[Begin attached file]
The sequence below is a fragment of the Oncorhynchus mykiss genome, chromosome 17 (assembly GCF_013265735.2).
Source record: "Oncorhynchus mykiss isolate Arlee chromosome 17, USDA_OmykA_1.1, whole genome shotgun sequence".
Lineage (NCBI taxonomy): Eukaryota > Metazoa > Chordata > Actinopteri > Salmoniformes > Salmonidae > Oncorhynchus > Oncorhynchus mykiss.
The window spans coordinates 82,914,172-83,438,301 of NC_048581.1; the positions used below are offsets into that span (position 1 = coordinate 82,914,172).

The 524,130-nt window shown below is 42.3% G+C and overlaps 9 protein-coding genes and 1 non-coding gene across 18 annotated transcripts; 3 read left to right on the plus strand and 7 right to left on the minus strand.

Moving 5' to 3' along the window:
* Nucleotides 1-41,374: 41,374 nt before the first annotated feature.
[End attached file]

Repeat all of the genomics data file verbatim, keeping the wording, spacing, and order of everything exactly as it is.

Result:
The sequence below is a fragment of the Oncorhynchus mykiss genome, chromosome 17 (assembly GCF_013265735.2).
Source record: "Oncorhynchus mykiss isolate Arlee chromosome 17, USDA_OmykA_1.1, whole genome shotgun sequence".
Lineage (NCBI taxonomy): Eukaryota > Metazoa > Chordata > Actinopteri > Salmoniformes > Salmonidae > Oncorhynchus > Oncorhynchus mykiss.
The window spans coordinates 82,914,172-83,438,301 of NC_048581.1; the positions used below are offsets into that span (position 1 = coordinate 82,914,172).

The 524,130-nt window shown below is 42.3% G+C and overlaps 9 protein-coding genes and 1 non-coding gene across 18 annotated transcripts; 3 read left to right on the plus strand and 7 right to left on the minus strand.

Moving 5' to 3' along the window:
* Nucleotides 1-41,374: 41,374 nt before the first annotated feature.